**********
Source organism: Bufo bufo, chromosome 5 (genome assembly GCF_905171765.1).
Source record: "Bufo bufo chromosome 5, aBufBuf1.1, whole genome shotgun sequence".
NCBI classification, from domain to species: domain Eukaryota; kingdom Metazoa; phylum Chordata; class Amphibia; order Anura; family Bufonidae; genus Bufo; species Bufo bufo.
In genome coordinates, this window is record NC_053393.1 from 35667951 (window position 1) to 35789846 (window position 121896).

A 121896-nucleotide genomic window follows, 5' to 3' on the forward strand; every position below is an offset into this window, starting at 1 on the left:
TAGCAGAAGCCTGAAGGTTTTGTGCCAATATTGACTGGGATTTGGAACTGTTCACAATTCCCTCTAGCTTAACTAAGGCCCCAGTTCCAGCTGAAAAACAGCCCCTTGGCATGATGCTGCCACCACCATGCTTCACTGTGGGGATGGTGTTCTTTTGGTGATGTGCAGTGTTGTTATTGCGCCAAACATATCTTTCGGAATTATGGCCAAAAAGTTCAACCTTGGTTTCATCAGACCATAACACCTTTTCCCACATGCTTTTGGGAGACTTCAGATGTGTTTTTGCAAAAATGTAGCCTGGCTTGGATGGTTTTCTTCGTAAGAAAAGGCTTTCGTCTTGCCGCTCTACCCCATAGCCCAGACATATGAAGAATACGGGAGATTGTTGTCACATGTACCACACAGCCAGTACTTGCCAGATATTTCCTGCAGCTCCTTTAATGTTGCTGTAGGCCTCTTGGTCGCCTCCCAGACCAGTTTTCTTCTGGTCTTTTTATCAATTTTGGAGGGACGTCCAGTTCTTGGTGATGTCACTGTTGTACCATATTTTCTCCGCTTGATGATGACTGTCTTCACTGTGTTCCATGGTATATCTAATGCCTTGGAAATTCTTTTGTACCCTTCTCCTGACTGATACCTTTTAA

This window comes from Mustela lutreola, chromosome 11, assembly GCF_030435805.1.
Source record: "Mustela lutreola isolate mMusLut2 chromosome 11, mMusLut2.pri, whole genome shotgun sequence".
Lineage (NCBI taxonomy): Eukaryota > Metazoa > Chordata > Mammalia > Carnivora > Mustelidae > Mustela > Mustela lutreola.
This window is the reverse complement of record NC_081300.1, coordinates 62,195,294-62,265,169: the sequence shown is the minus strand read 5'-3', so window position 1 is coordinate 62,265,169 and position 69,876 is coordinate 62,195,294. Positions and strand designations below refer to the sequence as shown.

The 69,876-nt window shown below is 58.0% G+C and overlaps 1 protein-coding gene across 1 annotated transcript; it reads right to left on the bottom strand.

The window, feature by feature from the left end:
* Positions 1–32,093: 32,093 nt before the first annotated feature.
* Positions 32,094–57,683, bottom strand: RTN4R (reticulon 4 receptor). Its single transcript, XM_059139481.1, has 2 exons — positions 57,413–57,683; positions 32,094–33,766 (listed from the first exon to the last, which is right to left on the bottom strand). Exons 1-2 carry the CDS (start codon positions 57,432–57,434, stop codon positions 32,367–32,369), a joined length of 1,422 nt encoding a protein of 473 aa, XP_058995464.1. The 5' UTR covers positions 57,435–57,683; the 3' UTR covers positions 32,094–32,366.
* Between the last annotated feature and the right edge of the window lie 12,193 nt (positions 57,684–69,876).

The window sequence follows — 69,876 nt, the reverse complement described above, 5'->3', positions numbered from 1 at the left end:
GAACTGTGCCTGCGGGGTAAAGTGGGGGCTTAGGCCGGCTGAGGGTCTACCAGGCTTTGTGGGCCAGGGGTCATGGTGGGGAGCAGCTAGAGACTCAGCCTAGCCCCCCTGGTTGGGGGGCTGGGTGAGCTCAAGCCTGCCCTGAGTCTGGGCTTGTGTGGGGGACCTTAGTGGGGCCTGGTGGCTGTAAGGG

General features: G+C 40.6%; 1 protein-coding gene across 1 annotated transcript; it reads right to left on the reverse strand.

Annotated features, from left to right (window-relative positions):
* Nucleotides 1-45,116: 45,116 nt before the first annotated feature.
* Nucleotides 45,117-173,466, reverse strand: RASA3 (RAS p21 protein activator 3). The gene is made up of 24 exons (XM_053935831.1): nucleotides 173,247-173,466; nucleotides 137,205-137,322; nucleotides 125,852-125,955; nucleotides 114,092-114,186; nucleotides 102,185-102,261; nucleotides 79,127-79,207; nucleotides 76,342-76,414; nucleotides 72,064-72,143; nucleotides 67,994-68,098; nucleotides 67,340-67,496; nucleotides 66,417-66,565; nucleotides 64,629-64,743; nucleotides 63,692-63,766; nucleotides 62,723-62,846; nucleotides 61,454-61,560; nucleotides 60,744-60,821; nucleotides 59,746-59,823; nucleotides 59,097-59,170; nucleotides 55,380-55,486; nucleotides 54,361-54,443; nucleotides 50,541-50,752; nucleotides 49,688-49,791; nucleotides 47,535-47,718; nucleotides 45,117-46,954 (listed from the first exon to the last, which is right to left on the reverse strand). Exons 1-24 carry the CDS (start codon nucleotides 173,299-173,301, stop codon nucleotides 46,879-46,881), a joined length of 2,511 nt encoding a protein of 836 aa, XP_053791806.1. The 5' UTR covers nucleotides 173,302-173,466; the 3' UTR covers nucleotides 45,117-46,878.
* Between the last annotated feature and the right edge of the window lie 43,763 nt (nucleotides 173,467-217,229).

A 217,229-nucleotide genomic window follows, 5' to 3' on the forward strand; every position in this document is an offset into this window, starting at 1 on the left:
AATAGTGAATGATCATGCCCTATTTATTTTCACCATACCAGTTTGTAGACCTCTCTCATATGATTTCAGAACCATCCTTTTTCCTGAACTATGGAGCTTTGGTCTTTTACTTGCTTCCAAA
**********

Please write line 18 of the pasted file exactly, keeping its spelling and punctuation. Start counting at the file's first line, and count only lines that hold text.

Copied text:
General features: G+C 40.6%; 1 protein-coding gene across 1 annotated transcript; it reads right to left on the reverse strand.